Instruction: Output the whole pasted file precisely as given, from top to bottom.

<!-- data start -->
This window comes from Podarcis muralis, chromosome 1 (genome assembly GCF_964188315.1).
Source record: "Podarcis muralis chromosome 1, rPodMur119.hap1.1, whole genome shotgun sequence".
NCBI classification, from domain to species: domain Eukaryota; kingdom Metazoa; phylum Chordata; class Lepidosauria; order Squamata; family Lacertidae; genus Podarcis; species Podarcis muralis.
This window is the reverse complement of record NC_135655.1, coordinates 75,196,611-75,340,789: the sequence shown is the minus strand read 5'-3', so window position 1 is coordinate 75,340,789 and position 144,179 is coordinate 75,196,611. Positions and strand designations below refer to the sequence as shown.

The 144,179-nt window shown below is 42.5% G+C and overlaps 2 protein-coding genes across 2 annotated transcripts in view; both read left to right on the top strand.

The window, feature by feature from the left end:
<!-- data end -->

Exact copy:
This window comes from Podarcis muralis, chromosome 1 (genome assembly GCF_964188315.1).
Source record: "Podarcis muralis chromosome 1, rPodMur119.hap1.1, whole genome shotgun sequence".
NCBI classification, from domain to species: domain Eukaryota; kingdom Metazoa; phylum Chordata; class Lepidosauria; order Squamata; family Lacertidae; genus Podarcis; species Podarcis muralis.
This window is the reverse complement of record NC_135655.1, coordinates 75,196,611-75,340,789: the sequence shown is the minus strand read 5'-3', so window position 1 is coordinate 75,340,789 and position 144,179 is coordinate 75,196,611. Positions and strand designations below refer to the sequence as shown.

The 144,179-nt window shown below is 42.5% G+C and overlaps 2 protein-coding genes across 2 annotated transcripts in view; both read left to right on the top strand.

The window, feature by feature from the left end: